Borth & Ynyslas 
par 70, 6,041 yards

we rolled up at 9.00am on a beautiful, crisp morning for our game at
Borth and Ynyslas the car park was eerily deserted. Why? It was
Saturday, October 15, and those rugby-mad Welsh had other things on
their minds. Much like Gullane in East Lothian, the course isn’t
entirely as it might seem from the car. Yes, many holes do run adjacent
to the road and/or the beach, but the holes at the far end are a
revelation, as the high dunes make their presence felt visually after
the 6th. The par-3 11th is a kind of mirror image of Aberdovey’s 12th
playing from the top of a dune down to the green, while the short par 4
that follows is a real nerve-jangler with its blind drive fired over
daunting scrub. The run for home then combines scoring chances with
tougher tests like the 200-yard 14th, whose green sits worryingly close
to the beach. I will admit to visiting the beach twice on the 3rd hole,
though I did manage to steer clear of the road for the duration. That
said, it does prey on your mind at times, nowhere more so than on the
2nd where slicers’ thoughts will be on the tarmac, while hookers will be
eyeing the beach.

par 70, 6,119 yards

holes I remembered most from my previous visit to this lovely little
course were the final three up and behind the clubhouse, where you gaze
out over the town and the expansive Cardigan Bay coastline. I certainly
didn’t recall the start being quite so tough – a pair of fearsome long,
uphill 430-yarders that play even longer. Off the back tees, two opening
pars must fill you with hope for the round ahead, for they’re surely
two of the toughest tests you’ll encounter. There’s generally room to
manoeuvre off the tee, but the almost ever-present views of the coast
threaten to distract you from the task in hand, especially from the
highest points, while the sloping greens form a strong defence too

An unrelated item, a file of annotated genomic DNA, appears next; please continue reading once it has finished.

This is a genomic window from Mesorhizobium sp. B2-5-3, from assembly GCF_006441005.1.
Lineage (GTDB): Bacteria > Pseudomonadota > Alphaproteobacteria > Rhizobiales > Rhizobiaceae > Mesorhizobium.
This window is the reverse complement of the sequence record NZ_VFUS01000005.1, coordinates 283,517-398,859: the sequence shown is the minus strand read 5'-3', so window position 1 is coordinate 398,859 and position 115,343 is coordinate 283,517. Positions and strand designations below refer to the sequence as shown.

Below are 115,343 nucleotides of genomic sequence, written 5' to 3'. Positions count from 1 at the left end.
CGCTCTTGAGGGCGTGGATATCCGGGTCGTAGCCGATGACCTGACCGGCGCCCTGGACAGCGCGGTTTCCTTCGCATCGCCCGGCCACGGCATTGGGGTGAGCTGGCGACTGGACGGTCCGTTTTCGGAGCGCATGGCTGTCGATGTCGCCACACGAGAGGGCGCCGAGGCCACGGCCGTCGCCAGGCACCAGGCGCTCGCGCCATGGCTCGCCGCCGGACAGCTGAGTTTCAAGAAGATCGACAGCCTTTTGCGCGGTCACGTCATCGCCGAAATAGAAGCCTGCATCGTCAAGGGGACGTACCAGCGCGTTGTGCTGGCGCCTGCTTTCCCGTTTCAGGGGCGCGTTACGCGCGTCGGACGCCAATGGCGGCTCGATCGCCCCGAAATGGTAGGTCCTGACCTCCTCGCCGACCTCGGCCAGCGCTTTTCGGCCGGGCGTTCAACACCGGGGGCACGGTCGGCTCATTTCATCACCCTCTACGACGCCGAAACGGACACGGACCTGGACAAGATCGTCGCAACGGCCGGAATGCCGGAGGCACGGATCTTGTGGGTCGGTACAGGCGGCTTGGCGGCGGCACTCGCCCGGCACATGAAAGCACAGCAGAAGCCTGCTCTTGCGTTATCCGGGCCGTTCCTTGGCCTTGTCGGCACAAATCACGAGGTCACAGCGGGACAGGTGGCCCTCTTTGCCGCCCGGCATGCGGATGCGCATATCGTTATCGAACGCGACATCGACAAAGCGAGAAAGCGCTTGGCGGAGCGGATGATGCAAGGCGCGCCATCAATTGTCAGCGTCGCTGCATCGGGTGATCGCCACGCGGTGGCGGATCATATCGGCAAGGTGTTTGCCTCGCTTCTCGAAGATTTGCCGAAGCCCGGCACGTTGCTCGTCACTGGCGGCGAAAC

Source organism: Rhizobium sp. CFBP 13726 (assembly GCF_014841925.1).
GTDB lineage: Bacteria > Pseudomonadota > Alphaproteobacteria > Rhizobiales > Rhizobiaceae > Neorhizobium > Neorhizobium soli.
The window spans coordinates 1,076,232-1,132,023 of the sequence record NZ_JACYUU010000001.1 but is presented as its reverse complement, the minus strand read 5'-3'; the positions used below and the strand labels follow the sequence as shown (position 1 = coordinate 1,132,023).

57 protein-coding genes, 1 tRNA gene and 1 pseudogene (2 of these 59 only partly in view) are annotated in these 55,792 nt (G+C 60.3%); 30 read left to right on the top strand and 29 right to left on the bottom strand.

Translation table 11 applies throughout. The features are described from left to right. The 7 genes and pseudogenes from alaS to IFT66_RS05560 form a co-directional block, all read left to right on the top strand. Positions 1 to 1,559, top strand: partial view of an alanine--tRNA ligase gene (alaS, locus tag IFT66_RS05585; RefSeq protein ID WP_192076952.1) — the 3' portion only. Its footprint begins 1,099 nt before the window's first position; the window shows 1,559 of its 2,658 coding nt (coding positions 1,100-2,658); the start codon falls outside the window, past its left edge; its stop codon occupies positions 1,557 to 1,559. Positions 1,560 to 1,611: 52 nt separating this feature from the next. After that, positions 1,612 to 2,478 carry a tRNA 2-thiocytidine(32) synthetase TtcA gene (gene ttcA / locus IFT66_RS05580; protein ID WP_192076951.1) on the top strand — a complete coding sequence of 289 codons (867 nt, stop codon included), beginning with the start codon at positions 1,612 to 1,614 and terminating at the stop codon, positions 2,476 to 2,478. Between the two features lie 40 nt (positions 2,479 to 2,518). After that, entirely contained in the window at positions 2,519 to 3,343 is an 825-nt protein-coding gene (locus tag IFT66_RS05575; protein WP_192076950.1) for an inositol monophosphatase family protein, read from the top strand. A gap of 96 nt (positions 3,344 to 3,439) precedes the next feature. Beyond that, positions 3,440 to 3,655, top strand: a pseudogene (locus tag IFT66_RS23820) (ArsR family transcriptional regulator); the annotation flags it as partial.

should you be rash enough to stray above the hole. The short par-4 14th
is a real cracker. At just 290 yards downhill, you’ll probably be
fancying your chances… until you see the tiny green perched on a mound
that makes the approach shot tough to judge, however short a club in
hand. Aberystwyth is one of the friendliest clubs I’ve played in recent
times, and thoroughly deserving of its spot in last month’s ‘100 hidden
gems’ feature.

Cardigan par 72, 6,687 yards

Kevin and I, the trip ended with a final night’s stay at The Forest, a
tasteful period restoration at Kerry, near Newton, offering real
old-world luxury and style. But if you’re after one more round before
heading home, venture a little further south to Cardigan Golf Club where
the holes offer a wonderful blend of links, clifftop and heathland
golf. It’s just the sort of place you long to find on holiday, with
glorious views down over the bay, but should you get to play it at full
length it loses its ‘holiday golf’ credentials to a degree as it can
stretch to nearly 6,700 yards. The 3rd is one of the linksy holes,
blessed with a long, narrow, tucked-away green, while the signature hole
is the 16th, a downhill par 3 playing straight towards the bay, where
the intriguingly designed green boasts the capacity to unduly flatter
certain tee shots, while humbling others. Trying to make par should
yours fall into the latter camp can be fun, if that’s the right word!